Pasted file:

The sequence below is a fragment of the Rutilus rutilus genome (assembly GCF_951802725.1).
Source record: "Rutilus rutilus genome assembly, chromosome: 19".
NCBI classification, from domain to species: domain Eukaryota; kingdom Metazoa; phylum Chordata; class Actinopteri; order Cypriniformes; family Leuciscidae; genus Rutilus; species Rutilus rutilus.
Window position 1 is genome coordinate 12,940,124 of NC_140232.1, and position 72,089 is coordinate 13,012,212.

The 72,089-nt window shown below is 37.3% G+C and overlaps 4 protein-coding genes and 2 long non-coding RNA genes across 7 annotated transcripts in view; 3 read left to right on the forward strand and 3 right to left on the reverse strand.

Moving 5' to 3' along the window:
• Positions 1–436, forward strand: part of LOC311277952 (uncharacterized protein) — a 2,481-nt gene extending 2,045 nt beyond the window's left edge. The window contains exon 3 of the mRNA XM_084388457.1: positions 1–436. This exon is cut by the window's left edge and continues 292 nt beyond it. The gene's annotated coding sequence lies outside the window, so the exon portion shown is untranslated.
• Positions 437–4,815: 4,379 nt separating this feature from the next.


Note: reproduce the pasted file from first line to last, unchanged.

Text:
The sequence below is a fragment of the Rutilus rutilus genome (assembly GCF_951802725.1).
Source record: "Rutilus rutilus genome assembly, chromosome: 19".
NCBI classification, from domain to species: domain Eukaryota; kingdom Metazoa; phylum Chordata; class Actinopteri; order Cypriniformes; family Leuciscidae; genus Rutilus; species Rutilus rutilus.
Window position 1 is genome coordinate 12,940,124 of NC_140232.1, and position 72,089 is coordinate 13,012,212.

The 72,089-nt window shown below is 37.3% G+C and overlaps 4 protein-coding genes and 2 long non-coding RNA genes across 7 annotated transcripts in view; 3 read left to right on the forward strand and 3 right to left on the reverse strand.

Moving 5' to 3' along the window:
• Positions 1–436, forward strand: part of LOC311277952 (uncharacterized protein) — a 2,481-nt gene extending 2,045 nt beyond the window's left edge. The window contains exon 3 of the mRNA XM_084388457.1: positions 1–436. This exon is cut by the window's left edge and continues 292 nt beyond it. The gene's annotated coding sequence lies outside the window, so the exon portion shown is untranslated.
• Positions 437–4,815: 4,379 nt separating this feature from the next.